Margo Tamez has recently submitted testimony to the United Nations International Convention on the Elimination of All Forms of Racial Discrimination, as well as comments for the Environmental Impact Statement being conducted for the border fence by the US Army Corps of Engineers.

Some of Tamez’ main points address Texas’ historical institutional structures negating indigenous status and rights, the devastating effects of centuries of border imposition and development on local indigenous communities, corporate contracting on the border, and Indigenous Peoples’ Rights according to international law."


from an interview with Margo Tamez on La Bloga (from last year):

"... poetry for me is and always has to be connected to the material. I spent too much time in ‘poetry workshops’ and was violated by the student loan indentured slave system for too long [paying for my MFA] to allow what I write to be relegated to ‘poetry for poetry’s sake’. What is that? There’s no oxygen for that, period. I come from the most hypermilitarized spaces in the North American continent, outside of Chiapas. Poetry has to be connected on the ground to communities, period."

"Privatization of scholars of color, indigenous scholars, is an ongoing site of struggle. Indigenous scholars who are women, doing anti-racist, anti-heterosexism, anti-capitalism, and anti-militarization from within an academic space are going to meet with attempts to silence, side-track, repress their voices. They’ll be dangled like a charm on a ‘diversity’ bracelet, and simultaneously underfunded, defunded, and refused entry into sectors which are necessary pathways for indigenous people’s ongoing disruption of state and colonial oppression of our people, lands, communities and livelihoods. My position in relation to my home, my community and the academy is that I’m here to do the work my communities assigned and asked to me to do in the ongoing struggle against U.S. empire."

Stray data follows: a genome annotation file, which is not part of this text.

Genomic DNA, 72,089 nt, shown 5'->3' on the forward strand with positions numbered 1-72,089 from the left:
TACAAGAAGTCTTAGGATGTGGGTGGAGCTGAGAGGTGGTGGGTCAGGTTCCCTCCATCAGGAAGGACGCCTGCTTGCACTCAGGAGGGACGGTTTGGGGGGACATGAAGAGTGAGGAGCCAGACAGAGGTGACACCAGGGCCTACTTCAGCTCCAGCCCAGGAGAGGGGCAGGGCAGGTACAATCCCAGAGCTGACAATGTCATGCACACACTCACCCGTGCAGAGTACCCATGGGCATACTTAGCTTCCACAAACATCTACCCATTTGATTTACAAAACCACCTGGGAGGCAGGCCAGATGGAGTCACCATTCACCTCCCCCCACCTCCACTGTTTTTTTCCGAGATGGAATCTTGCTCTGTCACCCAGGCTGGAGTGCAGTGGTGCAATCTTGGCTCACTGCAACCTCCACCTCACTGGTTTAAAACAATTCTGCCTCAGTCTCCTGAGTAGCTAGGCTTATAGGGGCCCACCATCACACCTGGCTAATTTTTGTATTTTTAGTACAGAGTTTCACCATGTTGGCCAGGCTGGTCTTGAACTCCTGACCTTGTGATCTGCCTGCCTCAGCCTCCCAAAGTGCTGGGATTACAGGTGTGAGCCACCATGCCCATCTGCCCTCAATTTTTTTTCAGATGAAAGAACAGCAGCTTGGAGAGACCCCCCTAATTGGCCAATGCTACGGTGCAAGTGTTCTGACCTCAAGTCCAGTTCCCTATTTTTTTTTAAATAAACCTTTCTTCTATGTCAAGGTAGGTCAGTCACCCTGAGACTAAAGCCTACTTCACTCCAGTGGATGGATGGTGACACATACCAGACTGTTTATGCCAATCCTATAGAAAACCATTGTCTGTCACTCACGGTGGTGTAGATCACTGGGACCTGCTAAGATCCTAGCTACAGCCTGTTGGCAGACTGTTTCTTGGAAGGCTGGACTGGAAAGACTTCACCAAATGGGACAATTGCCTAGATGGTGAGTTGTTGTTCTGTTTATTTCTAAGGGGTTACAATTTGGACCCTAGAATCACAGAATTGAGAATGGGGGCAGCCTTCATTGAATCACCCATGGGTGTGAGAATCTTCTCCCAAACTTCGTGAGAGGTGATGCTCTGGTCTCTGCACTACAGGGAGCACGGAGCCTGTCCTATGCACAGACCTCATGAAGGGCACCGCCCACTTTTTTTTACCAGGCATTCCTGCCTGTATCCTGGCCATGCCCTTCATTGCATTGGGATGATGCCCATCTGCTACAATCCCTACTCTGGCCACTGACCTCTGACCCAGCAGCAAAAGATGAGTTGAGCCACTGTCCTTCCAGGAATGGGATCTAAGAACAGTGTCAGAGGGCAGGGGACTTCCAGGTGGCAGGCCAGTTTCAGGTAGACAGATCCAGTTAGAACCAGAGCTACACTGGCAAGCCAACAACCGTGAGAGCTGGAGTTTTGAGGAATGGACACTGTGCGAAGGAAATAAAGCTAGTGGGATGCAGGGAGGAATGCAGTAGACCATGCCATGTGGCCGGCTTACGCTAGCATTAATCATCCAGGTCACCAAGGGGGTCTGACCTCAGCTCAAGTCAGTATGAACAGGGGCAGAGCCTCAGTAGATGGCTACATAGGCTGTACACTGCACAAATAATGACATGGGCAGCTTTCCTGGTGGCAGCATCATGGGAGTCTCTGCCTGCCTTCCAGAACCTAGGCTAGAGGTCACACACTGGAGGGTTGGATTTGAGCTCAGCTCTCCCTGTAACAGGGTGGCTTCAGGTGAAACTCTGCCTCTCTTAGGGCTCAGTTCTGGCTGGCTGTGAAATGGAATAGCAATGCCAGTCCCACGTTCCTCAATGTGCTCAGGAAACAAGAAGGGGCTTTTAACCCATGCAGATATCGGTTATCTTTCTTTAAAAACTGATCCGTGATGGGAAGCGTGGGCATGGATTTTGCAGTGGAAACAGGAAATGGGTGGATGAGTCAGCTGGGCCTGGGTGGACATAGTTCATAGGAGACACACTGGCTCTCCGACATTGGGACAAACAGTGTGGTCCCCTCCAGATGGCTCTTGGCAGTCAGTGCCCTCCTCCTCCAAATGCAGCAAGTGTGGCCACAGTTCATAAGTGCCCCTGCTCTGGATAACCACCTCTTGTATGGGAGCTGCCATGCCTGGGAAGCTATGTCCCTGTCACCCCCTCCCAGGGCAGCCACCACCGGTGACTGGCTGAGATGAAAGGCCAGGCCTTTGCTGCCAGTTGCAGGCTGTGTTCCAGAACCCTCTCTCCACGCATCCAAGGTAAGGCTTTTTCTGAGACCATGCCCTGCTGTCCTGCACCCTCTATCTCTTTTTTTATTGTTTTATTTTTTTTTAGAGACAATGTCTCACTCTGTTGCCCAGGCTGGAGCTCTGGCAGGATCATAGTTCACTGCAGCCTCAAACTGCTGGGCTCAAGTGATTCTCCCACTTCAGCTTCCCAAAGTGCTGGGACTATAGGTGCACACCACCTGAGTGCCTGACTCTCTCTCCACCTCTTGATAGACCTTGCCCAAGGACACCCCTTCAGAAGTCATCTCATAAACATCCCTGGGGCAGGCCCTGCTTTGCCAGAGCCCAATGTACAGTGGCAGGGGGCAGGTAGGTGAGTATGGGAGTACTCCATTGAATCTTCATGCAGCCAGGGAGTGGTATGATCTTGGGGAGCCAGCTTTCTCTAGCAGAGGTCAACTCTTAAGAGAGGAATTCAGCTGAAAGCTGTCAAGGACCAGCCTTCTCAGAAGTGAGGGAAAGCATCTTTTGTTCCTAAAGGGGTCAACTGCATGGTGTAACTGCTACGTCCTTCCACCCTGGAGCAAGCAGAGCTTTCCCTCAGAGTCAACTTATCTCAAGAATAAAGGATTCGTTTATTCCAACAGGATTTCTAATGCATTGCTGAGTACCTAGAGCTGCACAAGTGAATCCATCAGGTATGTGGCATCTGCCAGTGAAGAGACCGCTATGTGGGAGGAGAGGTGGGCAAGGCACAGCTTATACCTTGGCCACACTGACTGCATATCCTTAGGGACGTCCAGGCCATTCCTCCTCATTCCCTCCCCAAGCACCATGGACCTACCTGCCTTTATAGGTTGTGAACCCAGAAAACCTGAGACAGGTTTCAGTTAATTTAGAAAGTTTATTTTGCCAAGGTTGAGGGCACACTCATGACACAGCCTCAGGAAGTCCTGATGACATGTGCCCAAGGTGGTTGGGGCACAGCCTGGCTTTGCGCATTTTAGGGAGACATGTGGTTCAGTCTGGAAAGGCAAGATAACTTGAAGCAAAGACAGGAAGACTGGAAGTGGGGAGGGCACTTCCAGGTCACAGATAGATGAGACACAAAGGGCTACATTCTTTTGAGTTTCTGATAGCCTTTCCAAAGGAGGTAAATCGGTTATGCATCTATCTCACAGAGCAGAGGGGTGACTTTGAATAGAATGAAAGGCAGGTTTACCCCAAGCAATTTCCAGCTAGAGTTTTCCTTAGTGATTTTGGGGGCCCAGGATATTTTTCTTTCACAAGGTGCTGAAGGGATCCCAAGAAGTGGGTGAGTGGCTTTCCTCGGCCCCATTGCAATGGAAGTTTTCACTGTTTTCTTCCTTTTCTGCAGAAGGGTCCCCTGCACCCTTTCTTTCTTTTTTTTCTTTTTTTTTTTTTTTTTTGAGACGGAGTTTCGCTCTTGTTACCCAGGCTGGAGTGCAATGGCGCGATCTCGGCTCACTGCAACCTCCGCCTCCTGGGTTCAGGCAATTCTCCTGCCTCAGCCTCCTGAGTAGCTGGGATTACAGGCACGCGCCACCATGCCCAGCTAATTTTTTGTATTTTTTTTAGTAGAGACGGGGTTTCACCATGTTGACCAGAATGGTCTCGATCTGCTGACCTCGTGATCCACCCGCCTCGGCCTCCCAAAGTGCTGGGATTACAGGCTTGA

Sunday, January 06, 2008

andrés montoya poetry prize

Latin@ poets! Don't forget to submit your poetry manuscript to the Andrés Montoya Poetry Prize (for a first book). Postmark deadline, Jan 15th, 2008. No entry fee!

Martín Espada is the final judge for the third edition of the Andrés Montoya Poetry Prize. Publication by University of Notre Dame Press.

Please read all of the prize guidelines on the Letras Latinas website for more information.

Wednesday, January 02, 2008